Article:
The Lesson of the Pearl and the Oyster

pearlToday is Sunday, March 9, 2014.

When I first said, “the world is your oyster,” it sounded pretty good, right?  Like all these gorgeous pearls would just be coming your way and you’d be living on so-called easy street.  But the saga of the oyster and the pearl is more complicated than it first appears.  The pearl only happens when sand gets inside an oyster and irritates it.  –All quotes in bold by Annie Kagan, The Afterlife of Billy Fingers

Oysters that make pearls are God’s way of showing us why we have difficulties in our lives.  It is only by facing the irritants of life and creatively overcoming hardships that we, like pearls, can grow. We value pearls for their exquisite beauty.

Although it’s true that God’s love shines down unconditionally upon each and every Soul, whether It is ready to serve the Creator or not, we become valuable as co-workers with God once we have learned to overcome obstacles.  That is because we can only identify and empathize with others who are going through pain after we have experienced it for ourselves.  Our service to God is our service to Life, whether it is other people, other animals, or the natural environment.

Yes, I know the irritation doesn’t feel good, but without it there would be no pearl.  Don’t focus too much on the irritation.  Try to relax about the sand.  If you deal with the sand creatively, you’ll have a gorgeous treasure.

And what treasure is this?  What we are left with after dealing with the “sand” is qualities that we have had to call upon and manifest in order to solve our problems.  One situation forces us to manifest patience.  Another situation calls for humility.   A third situation requires us to make do with limited resources.  Still other situations may call for perseverance, mercy, balance, focus, or discernment.  When we manifest and hone these qualities within ourselves, they become part of who we are, part of our energy signature as Soul.  And we get to keep them when we transition from our earthly lives to our life in heaven.  These are our treasures.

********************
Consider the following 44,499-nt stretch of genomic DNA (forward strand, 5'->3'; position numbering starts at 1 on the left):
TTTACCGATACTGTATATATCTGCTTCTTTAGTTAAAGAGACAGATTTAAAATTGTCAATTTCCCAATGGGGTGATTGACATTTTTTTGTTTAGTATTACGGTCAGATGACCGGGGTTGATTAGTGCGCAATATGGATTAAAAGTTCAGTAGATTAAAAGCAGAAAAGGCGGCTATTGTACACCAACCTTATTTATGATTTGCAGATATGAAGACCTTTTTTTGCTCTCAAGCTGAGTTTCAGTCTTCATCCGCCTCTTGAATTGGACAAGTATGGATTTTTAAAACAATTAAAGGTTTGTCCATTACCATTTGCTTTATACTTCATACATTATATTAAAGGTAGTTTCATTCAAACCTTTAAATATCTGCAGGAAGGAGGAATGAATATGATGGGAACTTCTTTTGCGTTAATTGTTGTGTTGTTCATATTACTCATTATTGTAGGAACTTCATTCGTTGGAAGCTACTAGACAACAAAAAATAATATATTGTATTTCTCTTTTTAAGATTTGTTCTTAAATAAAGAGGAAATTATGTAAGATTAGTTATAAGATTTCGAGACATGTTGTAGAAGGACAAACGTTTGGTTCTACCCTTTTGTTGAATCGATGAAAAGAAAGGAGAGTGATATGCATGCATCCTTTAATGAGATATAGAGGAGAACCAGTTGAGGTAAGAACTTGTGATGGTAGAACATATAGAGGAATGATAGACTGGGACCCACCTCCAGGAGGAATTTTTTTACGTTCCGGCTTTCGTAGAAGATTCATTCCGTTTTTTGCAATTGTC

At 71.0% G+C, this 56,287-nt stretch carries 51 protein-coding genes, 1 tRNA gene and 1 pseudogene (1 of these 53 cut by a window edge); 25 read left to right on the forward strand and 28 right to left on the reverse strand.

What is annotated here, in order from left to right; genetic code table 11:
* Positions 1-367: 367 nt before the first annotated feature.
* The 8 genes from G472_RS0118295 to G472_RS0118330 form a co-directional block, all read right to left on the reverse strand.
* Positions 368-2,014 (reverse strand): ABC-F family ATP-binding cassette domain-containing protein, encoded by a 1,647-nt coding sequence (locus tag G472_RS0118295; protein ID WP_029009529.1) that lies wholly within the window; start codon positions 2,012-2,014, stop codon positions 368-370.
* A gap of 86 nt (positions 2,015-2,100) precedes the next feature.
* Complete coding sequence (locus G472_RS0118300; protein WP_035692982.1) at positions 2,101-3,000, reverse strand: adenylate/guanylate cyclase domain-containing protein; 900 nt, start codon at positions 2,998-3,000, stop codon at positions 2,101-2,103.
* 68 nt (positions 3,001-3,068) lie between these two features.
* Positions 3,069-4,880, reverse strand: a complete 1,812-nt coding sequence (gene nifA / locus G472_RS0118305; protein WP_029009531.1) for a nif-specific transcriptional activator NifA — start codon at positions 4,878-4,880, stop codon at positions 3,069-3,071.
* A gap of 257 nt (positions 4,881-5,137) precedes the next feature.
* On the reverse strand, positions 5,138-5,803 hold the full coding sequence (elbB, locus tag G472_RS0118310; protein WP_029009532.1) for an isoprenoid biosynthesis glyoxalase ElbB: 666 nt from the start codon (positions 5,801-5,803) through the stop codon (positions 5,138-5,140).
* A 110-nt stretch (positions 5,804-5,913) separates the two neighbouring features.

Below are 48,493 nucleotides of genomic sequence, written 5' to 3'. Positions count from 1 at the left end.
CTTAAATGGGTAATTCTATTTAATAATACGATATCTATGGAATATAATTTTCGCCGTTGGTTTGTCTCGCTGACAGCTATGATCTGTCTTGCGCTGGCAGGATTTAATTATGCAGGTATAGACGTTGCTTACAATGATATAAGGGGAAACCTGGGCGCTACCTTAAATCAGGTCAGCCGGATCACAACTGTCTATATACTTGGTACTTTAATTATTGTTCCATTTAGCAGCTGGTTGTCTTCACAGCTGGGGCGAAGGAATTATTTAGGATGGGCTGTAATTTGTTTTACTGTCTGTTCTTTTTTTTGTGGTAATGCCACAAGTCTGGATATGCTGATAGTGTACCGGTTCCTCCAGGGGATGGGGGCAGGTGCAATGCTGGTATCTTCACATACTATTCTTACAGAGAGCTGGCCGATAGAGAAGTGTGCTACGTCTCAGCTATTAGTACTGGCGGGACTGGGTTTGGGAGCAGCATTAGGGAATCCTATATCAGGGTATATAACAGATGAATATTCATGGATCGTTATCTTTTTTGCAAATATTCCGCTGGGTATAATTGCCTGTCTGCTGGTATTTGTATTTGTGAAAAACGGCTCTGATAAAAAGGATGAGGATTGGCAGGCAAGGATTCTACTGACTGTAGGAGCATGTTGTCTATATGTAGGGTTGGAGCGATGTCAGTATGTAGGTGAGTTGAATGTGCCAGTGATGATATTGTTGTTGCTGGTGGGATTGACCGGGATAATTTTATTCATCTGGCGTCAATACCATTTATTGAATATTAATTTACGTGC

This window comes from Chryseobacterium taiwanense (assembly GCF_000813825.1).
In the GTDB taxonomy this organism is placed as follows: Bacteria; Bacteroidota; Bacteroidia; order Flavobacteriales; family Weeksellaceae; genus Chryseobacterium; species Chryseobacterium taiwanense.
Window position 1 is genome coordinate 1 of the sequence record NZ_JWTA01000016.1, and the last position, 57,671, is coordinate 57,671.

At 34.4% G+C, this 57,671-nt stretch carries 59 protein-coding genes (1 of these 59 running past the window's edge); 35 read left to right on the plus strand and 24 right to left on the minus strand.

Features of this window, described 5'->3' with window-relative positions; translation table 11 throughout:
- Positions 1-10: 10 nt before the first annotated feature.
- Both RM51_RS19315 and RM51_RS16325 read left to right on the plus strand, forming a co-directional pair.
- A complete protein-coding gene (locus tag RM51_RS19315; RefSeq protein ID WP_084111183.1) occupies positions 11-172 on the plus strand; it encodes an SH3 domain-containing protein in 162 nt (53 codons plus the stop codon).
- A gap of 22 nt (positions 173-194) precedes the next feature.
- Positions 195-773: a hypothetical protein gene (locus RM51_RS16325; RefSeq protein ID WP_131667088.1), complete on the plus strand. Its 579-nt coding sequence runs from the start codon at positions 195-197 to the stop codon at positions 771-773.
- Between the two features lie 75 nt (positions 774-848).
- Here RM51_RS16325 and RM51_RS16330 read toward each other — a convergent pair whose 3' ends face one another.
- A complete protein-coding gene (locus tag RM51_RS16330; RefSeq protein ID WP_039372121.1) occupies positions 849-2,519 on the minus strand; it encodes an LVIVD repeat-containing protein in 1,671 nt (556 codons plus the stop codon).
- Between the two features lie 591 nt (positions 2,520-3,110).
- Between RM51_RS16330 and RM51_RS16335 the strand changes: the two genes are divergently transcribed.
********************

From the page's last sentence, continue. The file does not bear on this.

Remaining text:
To be a pearl maker, your oyster needs a good strong shell to protect you from a hundred million irritants in your environment.  Your shell helps you tell one grain of sand from the other.  You know which one can become a pearl and which one isn’t worth the irritation.

How can we tell one grain of sand from the other?  Many people, at the end of their lives, say that they wish they had spent more time with their kids, rather than working overtime for a boss who was never satisfied.   Some wish that they’d spent more time picking flowers and less time cleaning house.  Others wish they’d said something about a situation that wasn’t right.  Some wish that they’d made more of an effort to get along with their parents, their siblings, their spouse, or their kids.  Others wish they had taken more chances or expressed their love more often to those around them. Think about your life right now.  What’s worth fighting over?  What’s worth worrying about?  What’s worth doing well?  What’s worth standing up for?   What’s worth spending time on?   What’s worth spending money on?   What’s worth doing over until you get it right?   What’s worth thinking over very carefully?   What’s worth grabbing the first time around?

Oh, there’s that sand again. This always happens when I take a big bite out of the ocean.  I’ll spit most of it out and won’t be too concerned about the rest.